As featured in the MM/WW topic “An Introduction to the Case Management Service Delivery Model for Adult Education” facilitated by Kathryn Hardman on March 1 & 3, 2021.
The program staff felt strongly that they provided an outstanding education program, but there were undoubtedly students who fell through the cracks. The Program Director, instructional staff, College and Career Navigators and completion coaches were each assigned a caseload of students. The premise was to build a relationship with the students founded on encouragement and focus to the completion of the GED, as well as other educational goals. A shared spreadsheet documenting contacts helped staff, who shared students through instruction, from giving mixed messages, attempting too many contacts, and not being fully informed when making contacts. Google Voice (and texting) was a favorite contact method because it protected the staff’s private number while allowing texting and phone calls to and from students.
WHAT DO WE NEED TO CLONE THIS PRODUCT?
Description: All staff are assigned a caseload of students to regularly contact, encourage, and advise. A clear course of action is communicated to the student.
Contact Frequency: Students are contacted regularly. This could be in the classroom, through phone, text, email, Facebook or any other method. All contacts and response or lack of response are documented. Contacts cease once the student “pops” out.
Initially students were contacted at least once every two weeks. This has been adjusted to contacting students, who are not actively engaged in a four week session, between the sessions. This way there is something specific to offer them, “We have a new session starting.” They are encouraged to jump back in.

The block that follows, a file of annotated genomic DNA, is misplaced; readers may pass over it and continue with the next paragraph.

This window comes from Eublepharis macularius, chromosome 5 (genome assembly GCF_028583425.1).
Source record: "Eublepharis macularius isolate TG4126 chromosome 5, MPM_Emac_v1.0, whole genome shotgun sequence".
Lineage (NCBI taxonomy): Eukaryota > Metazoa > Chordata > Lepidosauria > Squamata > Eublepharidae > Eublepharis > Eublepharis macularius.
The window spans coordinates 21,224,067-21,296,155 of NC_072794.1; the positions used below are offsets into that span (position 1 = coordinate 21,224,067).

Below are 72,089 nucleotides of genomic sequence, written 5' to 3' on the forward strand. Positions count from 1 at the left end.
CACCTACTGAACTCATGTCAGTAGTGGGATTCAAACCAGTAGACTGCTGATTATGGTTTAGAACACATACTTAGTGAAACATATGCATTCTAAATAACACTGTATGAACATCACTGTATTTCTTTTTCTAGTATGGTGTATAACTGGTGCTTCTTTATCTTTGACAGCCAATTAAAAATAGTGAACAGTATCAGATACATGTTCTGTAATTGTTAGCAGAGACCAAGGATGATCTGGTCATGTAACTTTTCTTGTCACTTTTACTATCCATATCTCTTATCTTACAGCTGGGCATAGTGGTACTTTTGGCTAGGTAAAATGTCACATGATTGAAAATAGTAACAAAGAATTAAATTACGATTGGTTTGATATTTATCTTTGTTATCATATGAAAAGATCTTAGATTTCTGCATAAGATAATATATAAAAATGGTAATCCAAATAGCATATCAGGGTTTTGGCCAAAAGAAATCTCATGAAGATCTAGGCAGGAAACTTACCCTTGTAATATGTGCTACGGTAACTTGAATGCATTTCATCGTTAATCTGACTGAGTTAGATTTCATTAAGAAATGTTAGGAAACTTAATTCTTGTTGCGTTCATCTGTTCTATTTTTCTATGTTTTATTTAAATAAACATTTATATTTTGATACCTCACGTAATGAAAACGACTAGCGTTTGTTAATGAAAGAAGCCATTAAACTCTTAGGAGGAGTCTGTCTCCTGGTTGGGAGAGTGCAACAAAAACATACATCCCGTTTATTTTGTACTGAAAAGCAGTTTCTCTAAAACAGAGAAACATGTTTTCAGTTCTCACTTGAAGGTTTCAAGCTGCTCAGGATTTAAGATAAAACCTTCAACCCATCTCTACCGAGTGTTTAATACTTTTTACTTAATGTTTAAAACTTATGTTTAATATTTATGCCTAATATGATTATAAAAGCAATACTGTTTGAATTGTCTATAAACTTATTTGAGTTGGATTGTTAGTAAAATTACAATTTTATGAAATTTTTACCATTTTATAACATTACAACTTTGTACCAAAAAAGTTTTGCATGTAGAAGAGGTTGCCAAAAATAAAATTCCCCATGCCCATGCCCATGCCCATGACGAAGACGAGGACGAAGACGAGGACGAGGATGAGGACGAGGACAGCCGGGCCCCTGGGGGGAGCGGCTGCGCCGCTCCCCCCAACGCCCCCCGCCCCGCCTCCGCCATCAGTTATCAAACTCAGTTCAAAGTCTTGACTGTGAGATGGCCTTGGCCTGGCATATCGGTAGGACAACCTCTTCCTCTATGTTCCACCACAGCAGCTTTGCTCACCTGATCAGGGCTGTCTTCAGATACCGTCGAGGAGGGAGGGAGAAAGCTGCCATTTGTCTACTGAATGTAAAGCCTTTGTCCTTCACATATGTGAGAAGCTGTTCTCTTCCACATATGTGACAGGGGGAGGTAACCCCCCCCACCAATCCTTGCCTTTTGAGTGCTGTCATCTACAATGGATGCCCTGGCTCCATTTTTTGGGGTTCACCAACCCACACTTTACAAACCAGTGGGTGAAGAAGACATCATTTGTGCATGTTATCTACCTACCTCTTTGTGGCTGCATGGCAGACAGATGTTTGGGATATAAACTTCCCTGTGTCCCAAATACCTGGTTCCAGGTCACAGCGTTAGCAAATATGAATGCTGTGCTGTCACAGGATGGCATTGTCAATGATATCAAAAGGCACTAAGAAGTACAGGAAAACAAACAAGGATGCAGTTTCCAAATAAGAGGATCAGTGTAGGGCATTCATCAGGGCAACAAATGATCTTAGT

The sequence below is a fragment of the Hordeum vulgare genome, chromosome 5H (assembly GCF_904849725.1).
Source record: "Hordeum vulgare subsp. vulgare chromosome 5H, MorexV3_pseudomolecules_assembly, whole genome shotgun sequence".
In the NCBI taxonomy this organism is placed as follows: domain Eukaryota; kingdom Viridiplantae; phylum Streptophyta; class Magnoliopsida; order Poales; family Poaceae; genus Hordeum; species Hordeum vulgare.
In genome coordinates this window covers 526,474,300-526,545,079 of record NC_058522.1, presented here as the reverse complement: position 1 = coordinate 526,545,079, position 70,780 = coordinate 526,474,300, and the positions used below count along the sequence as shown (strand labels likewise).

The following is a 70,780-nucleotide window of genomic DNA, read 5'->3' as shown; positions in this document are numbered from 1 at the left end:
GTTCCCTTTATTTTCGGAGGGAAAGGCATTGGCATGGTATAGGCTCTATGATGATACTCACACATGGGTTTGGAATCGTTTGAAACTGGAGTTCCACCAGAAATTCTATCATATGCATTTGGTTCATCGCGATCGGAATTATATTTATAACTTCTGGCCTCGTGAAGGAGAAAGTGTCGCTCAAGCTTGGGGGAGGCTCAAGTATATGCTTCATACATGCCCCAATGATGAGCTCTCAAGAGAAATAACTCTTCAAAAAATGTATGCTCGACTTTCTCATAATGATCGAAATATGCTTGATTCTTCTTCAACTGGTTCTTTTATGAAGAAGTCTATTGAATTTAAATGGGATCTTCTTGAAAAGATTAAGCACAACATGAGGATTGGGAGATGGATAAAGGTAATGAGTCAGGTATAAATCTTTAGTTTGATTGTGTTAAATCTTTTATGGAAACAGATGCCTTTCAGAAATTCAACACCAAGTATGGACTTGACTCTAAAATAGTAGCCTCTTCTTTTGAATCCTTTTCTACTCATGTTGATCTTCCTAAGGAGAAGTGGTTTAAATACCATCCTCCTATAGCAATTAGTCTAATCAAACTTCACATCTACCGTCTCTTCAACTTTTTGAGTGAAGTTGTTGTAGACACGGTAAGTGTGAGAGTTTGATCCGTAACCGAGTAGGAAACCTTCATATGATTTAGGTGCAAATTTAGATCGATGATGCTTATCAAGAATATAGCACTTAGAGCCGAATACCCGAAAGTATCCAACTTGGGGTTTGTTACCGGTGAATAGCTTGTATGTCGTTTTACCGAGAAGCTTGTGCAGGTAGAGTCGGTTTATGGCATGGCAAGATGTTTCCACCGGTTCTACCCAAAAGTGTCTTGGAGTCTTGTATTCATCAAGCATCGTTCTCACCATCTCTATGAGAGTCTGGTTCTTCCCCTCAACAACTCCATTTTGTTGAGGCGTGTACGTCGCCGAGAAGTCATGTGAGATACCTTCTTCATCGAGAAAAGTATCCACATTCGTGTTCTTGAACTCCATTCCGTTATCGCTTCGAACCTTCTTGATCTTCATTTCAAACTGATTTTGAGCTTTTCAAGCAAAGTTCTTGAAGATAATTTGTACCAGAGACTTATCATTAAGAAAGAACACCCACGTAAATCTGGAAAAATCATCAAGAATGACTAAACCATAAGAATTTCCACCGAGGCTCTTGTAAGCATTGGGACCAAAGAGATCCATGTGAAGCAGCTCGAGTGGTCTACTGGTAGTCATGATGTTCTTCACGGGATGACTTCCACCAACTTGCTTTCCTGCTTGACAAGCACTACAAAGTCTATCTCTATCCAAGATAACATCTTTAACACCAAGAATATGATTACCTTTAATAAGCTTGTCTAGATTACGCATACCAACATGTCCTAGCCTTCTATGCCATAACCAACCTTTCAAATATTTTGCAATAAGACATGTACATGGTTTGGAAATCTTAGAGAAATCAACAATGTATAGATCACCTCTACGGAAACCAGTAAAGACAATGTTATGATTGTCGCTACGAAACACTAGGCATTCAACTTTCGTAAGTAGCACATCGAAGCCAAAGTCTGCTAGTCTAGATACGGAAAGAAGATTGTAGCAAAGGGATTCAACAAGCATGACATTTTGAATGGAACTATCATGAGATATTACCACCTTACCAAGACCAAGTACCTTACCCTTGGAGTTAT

Documentation: All contacts are documented on the shared spreadsheet in the proper caseload page. All case managers can make notes on any student, not just their “cases.” It is not only the case manager that will have important information to share about the student.
Assignment of caseload: The driving premise behind assignments is the student education level and area of study, although this will vary at times. Usually students are assigned to an advisor because they are in that instructor’s class. OPT students and students in multiple classes were assigned based on those parameters. For FY2021, the decision was made to focus on assigning NRS Levels 3 and 4 for case management. This alleviated some of the staff stress of the ever-changing staffing and class structuring caused by adapting to the pandemic, and was felt to to be the most likely group to need the focused attention.
Tools for Use and Collaboration: Google Voice, Google Calendar
WHAT IS THE PROCESS?
Recommendations for replication: A) The spreadsheet is critical-use it from the outset B)Take care not to disrupt the caseload distribution.
LIVE AND LEARN, MESSY MOMENTS
Results of Product
The preliminary outcomes are excellent as the program met the GED goal in the third quarter of FY2020, and other measures are trending well. See the 3rd quarter data comparisons for FY 2019 and FY2020. The 2021 data for the first two quarters is expressed in the table below which shows that even in the midst of a pandemic, OCTC is on a trajectory of success. As of this report, they are trending number one of the state KYSU programs for the percent of enrollment goal and percent of GED goal.
Both staff and students reveled in the strengthened relationships. This provided a further payoff when under COVID 19 restrictions, with no access to student folders, the relationships and the spreadsheet proved to be of priceless value in engaging the students in distance learning options. This is particularly noteworthy because OCTC did not have a strong distance program at the outset of the pandemic. This fully demonstrated the benefit of strengthened student/staff relationships.
As noted in the messy moments, until the shared spreadsheet, there was some confusion about contacts and messages. Getting everyone to use the spreadsheet to its best advantage, properly documenting in the proper place, not too much or too little, did take some practice.